The system will use all available memory as cache, releasing it as needed.
Either run cache-clear before running 'free' or add up the free and cache values.

Running cache-clear would not exclude non-droppable cache as opposed to subtracting.
I am under the impression that the part of tmpfs which resides in RAM is accounted as cache, which is not unsignificant with TC in particular.
Title: Re: about measuring memory usage
Post by: Rich on May 28, 2011, 12:57:05 AM
Hi cURIOUSgEORGE
I've seen the subject of concern over free memory come up a couple of times before. One of the
design philosophies of the memory manager is that "unused memory is wasted memory". As a result,
when you closed a program it stays in memory so that it will start quicker if you decide to run it again.
Now when you start a program that requires more memory than is free, the memory manager looks
through the memory for sections that are not part of running programs and starts freeing up the oldest
pieces of memory for the program you are starting. This is a simplistic explanation but it gives you the
basic idea. So unless you are having problems, a low number for free RAM means the memory
manager is doing it's job. I've also seen it suggested to run cache-clear periodically in the background
to boost the reported amount of free memory, this is a bad idea. To demonstrate, the program I am
currently working on takes 2 seconds to compile. After running cache-clear it takes 10 seconds to
compile, and if I compile it again it's back to 2 seconds. It runs faster because the memory manager
is keeping the most recently used data in RAM. When you are done reading this would you please go
to your first post, click on edit, and change the title to something relating to the subject, for example,
"Trying to free up RAM" or "Why do I have so little free RAM" or something else appropriate.
Title: Re: What the hell is going on?
Post by: vinnie on May 28, 2011, 03:11:20 AM
thanks for clarity, hiro, this is interesting
Title: about measuring memory usage
Post by: tinypoodle on May 28, 2011, 06:37:45 AM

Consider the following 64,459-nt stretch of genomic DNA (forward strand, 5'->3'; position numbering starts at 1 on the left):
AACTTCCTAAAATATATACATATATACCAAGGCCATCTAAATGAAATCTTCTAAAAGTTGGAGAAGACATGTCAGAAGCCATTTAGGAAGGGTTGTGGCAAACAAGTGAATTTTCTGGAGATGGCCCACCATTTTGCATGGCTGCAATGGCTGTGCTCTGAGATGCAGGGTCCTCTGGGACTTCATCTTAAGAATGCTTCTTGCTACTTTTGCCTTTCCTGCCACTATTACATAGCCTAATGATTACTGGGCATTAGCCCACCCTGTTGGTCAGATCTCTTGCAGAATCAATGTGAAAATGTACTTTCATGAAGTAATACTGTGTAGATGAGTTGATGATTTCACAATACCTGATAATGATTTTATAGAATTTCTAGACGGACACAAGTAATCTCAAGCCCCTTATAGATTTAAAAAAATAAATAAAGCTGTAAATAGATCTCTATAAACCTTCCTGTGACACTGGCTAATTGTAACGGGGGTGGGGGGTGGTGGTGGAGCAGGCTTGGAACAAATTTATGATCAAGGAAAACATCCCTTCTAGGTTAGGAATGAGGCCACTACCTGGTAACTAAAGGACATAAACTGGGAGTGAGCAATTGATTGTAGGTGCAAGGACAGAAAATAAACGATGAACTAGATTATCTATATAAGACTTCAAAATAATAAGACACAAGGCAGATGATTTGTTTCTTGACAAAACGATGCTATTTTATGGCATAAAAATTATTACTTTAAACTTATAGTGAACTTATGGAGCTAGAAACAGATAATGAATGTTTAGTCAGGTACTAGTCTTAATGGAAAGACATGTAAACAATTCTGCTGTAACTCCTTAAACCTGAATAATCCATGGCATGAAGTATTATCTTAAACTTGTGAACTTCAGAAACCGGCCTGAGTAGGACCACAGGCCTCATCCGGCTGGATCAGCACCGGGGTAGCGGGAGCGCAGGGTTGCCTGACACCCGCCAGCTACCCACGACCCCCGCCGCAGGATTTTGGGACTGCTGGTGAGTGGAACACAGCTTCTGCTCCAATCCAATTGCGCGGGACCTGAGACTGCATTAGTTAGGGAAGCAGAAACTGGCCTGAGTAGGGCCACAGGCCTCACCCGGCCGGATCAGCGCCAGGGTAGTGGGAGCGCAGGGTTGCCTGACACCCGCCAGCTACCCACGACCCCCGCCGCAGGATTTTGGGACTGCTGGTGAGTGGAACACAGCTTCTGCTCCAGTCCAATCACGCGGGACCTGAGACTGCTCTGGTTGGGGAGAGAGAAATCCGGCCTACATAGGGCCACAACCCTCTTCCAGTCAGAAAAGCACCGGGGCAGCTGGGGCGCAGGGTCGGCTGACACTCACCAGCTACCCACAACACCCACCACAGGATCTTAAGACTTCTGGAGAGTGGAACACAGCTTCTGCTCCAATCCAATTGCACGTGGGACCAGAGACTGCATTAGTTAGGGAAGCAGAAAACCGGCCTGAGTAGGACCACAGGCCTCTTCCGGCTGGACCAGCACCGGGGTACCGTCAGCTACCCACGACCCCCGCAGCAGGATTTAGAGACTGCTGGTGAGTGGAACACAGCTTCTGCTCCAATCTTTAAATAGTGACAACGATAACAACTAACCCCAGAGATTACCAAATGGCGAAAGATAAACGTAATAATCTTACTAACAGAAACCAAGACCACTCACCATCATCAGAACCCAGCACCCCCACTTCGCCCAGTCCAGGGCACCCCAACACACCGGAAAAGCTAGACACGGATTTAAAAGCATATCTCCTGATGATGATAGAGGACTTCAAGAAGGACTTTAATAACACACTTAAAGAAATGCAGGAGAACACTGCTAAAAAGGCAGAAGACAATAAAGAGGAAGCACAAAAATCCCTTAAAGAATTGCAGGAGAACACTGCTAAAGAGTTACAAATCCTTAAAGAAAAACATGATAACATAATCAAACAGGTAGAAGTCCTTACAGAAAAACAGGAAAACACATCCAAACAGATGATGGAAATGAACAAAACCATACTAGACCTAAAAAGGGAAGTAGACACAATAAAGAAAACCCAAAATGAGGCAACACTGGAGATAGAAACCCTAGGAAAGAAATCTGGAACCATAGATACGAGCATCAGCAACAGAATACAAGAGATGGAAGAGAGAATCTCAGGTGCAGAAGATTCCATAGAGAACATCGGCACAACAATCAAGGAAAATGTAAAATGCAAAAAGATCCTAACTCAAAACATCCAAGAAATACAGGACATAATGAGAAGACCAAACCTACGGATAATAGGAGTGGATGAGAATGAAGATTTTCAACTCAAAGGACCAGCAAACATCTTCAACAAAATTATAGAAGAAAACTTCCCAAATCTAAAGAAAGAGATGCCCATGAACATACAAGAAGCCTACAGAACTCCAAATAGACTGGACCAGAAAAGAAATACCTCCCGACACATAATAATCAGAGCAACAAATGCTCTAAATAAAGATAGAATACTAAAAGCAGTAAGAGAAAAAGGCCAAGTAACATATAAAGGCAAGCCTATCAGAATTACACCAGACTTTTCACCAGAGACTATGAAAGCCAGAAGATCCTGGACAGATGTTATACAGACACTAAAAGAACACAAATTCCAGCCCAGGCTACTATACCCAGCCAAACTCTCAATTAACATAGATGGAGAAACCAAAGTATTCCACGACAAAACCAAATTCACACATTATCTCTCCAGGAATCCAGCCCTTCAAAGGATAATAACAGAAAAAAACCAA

I've also seen it suggested to run cache-clear periodically in the background
to boost the reported amount of free memory, this is a bad idea.

Depends on setup, while running in default mode I wouldn't note any difference in performance.

Quote
When you are done reading this would you please go
to your first post, click on edit, and change the title to something relating to the subject, for example,
"Trying to free up RAM" or "Why do I have so little free RAM" or something else appropriate.

+1
Shift rant from topic into post, if you must...   :P
Title: Re: about measuring memory usage
Post by: Rich on May 28, 2011, 09:33:10 AM
I stand by my statement.
Title: Re: About Measuring Memory Usage.
Post by: glene77is on May 28, 2011, 05:53:49 PM
One of the design philosophies of the memory manager
is that "unused memory is wasted memory".

Rich,
It is INDEED a "design philosophy of memory management".    
My first computer, AIM-65 had 4 KB of RAM, and I had to design/build a 32 KB RAM board for development, in assembler, of motor controls.  
My Altair 8000, S-50 buss, had 8" floppies, and a 16 KB Ram Board.
My Apple II had 16 KB RAM, extended by a 48 KB board.
My Apple II, running a Z80 card, and CP/M, wanted a 64 KB RamCard, so I built one.
My IBM-PC wanted extended memory, then expanded memory.  
They all needed a Swap File, Paged-in binary modules, Layered-modules, etc.
We all have Swap files and Swap partitions to handle over-flow, out-flow, retrievable-flow, etc.
It is INDEED a "design philosophy of memory management" and a real necessity.  
    
Thanks for the reminder, :)
glene77is
Title: Re: about measuring memory usage
Post by: Rich on May 28, 2011, 08:54:53 PM
Hi glene77is
A yes, 8" floppies, that brings back memories. Ever see what happens when you put a hard sectored